# Proposition 15

If three numbers in continued proportion are the least of those which have the same ratio with them, then the sum of any two is relatively prime to the remaining number.

Let A, B, and C, three numbers in continued proportion, be the least of those which have the same ratio with them.

I say that the sum of any two of the numbers A, B, and C is relatively prime to the remaining number, that is, A plus B is relatively prime to C, B plus C is relatively prime to A, and A plus C is relatively prime to B. VIII.2

Take two numbers DE and EF to be the least of those which have the same ratio with A, B, and C.

Cor. to VIII.2

It is then manifest that DE multiplied by itself makes A, and multiplied by EF makes B, and that EF multiplied by itself makes C.

Now, since DE and EF are least, therefore they are relatively prime. But, if two numbers are relatively prime, then their sum is also relatively prime to each, therefore DF is relatively prime to each of the numbers DE and EF.

But, further, DE is also relatively prime to EF, therefore DF and DE are relatively prime to EF. But, if two numbers are relatively prime to any number, then their product is also relatively prime to the other, so that the product of FD and DE is relatively prime to EF, hence the product of FD and DE is also relatively prime to the square on EF.

II.3

But the product of FD and DE is the square on DE together with the product of DE and EF, therefore the sum of the square on DE and the product of DE and EF is relatively prime to the square on EF.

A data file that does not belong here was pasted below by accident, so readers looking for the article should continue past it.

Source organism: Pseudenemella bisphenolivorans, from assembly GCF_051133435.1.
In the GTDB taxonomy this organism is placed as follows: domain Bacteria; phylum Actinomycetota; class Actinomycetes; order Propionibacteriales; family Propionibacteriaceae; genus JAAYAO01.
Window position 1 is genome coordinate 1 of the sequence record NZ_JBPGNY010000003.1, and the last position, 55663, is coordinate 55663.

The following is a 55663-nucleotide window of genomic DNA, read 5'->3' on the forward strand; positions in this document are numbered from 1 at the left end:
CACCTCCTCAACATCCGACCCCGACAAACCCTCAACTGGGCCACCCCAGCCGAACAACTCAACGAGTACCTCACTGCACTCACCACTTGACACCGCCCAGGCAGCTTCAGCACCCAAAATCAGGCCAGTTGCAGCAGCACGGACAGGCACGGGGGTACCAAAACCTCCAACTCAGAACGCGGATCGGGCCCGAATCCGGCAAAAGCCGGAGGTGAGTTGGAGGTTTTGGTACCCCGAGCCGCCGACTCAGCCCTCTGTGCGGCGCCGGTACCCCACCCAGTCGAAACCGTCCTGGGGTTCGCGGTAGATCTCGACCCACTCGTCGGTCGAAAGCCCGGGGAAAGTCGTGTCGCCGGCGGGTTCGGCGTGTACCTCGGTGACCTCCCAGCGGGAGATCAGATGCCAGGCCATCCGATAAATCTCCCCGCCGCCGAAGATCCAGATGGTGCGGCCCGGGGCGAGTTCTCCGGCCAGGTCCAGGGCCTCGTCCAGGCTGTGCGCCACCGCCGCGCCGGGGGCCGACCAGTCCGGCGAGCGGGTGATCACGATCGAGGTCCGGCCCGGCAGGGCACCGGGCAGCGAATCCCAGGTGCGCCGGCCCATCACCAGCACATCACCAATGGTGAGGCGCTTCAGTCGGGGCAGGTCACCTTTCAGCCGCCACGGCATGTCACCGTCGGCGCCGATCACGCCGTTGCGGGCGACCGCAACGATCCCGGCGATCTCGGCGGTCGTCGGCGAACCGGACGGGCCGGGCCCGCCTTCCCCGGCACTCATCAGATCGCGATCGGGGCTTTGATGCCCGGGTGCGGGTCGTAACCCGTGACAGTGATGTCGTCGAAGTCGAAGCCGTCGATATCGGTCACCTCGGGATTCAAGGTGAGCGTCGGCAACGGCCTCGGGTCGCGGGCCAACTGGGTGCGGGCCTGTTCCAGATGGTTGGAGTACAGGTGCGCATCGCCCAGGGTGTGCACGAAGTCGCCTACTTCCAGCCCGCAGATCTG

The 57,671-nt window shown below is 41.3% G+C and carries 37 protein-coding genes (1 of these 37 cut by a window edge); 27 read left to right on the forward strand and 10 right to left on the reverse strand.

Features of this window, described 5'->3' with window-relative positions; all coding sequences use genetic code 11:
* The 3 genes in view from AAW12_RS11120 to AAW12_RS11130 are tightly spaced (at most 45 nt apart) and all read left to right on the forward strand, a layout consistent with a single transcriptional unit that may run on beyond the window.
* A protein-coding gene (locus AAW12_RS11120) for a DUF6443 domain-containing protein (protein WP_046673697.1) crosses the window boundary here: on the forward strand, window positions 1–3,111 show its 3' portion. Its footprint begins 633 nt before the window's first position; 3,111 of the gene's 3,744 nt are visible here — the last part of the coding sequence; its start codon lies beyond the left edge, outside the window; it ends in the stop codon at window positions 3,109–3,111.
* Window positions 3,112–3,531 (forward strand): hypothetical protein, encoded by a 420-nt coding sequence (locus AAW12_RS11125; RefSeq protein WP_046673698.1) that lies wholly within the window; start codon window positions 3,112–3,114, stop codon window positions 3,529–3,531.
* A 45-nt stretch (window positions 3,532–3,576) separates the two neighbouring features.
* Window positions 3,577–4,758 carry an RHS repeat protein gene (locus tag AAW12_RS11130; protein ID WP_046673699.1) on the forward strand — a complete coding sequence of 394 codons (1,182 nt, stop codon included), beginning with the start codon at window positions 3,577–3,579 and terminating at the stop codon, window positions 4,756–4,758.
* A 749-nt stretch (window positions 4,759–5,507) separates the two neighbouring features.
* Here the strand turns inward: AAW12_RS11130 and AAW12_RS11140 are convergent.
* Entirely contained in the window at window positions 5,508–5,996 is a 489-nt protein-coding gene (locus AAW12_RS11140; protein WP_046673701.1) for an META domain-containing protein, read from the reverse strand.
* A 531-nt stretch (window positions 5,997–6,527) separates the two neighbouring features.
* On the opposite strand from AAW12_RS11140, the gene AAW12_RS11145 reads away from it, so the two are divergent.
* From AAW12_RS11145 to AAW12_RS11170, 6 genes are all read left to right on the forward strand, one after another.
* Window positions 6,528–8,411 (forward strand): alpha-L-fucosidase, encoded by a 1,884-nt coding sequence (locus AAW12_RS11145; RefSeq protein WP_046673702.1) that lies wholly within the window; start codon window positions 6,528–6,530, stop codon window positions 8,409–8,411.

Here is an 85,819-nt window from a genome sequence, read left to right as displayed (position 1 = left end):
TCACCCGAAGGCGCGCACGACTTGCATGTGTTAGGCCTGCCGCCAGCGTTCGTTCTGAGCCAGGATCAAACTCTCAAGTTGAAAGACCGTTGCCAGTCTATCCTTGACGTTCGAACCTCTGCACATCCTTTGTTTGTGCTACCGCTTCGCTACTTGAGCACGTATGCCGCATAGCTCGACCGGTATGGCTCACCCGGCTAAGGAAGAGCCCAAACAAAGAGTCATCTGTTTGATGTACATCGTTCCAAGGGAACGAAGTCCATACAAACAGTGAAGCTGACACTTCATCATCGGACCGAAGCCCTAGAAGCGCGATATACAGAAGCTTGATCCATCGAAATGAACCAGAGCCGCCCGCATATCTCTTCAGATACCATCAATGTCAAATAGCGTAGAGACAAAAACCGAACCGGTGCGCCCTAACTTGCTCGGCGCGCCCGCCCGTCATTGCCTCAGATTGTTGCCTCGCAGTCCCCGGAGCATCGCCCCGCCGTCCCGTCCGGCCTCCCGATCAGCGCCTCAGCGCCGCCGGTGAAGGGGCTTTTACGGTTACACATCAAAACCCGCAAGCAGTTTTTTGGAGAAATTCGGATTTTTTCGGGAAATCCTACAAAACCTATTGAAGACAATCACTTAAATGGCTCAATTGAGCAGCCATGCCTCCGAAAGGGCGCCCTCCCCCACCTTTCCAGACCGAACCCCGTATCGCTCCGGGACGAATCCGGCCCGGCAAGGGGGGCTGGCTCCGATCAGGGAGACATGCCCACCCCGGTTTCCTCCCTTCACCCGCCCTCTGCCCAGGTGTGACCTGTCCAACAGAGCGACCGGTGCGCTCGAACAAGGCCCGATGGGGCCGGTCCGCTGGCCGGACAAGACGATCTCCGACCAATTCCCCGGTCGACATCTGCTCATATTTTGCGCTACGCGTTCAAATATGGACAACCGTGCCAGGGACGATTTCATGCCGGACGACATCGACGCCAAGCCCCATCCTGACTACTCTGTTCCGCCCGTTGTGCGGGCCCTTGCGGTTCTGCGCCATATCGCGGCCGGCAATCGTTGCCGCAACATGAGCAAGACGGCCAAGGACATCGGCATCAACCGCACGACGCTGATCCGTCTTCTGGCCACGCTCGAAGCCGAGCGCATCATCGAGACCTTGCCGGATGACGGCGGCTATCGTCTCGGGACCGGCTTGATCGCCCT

And the square on DE is A, the product of DE and EF is B, and the square on EF is C, therefore the sum of A and B is prime to C.

Similarly we can prove that the sum of B and C is relatively prime to A.

I say next that the sum of A and C is also relatively prime to B.

Since DF is relatively prime to each of the numbers DE and EF, therefore the square on DF is also relatively prime to the product of DE and EF.

II.4

But the sum of the squares on DE and EF together with twice the product of DE and EF equals the square on DF, therefore the sum of the squares on DE and EF together with twice the product of DE and EF is relatively prime to the product of DE and EF.

Taken separately, the sum of the squares on DE and EF together with the product of DE and EF is relatively prime to the product of DE and EF.

Therefore, taken separately again, the sum of the squares on DE and EF is relatively prime to the product of DE and EF.

And the square on DE is A, the product of DE and EF is B, and the square on EF is C.

Therefore the sum of A and C is relatively prime to B.

Therefore, if three numbers in continued proportion are the least of those which have the same ratio with them, then the sum of any two is relatively prime to the remaining number.

Q.E.D.

## Guide

#### Outline of the proof

Let a, b, c be three numbers in continued proportion. Then according to VIII.2, they are of the form

a = d2,     b = de,     c = e2,

where d and e are relatively prime. Then the sum, d + e, is relatively prime to both d and e (VII.28).

Now, since both d and d + e are relatively prime to e, so is their product d2 + de relatively prime to e (VII.24), and therefore to e2 (VII.25). Thus, a + b is relatively prime to c.

Likewise, b + c is relatively prime to a.

Next, since d + e is relatively prime to both d and e, so is its square (d + e)2 relatively prime to the product de (VII.24 and VII.25). That is, d2 + e2 + 2de is relatively prime to de. Subtract 2de to conclude that d2 + e2 is relatively prime to de. Thus, b is relatively prime to a + c. Q.E.D.

This proposition is not used in the rest of the Elements.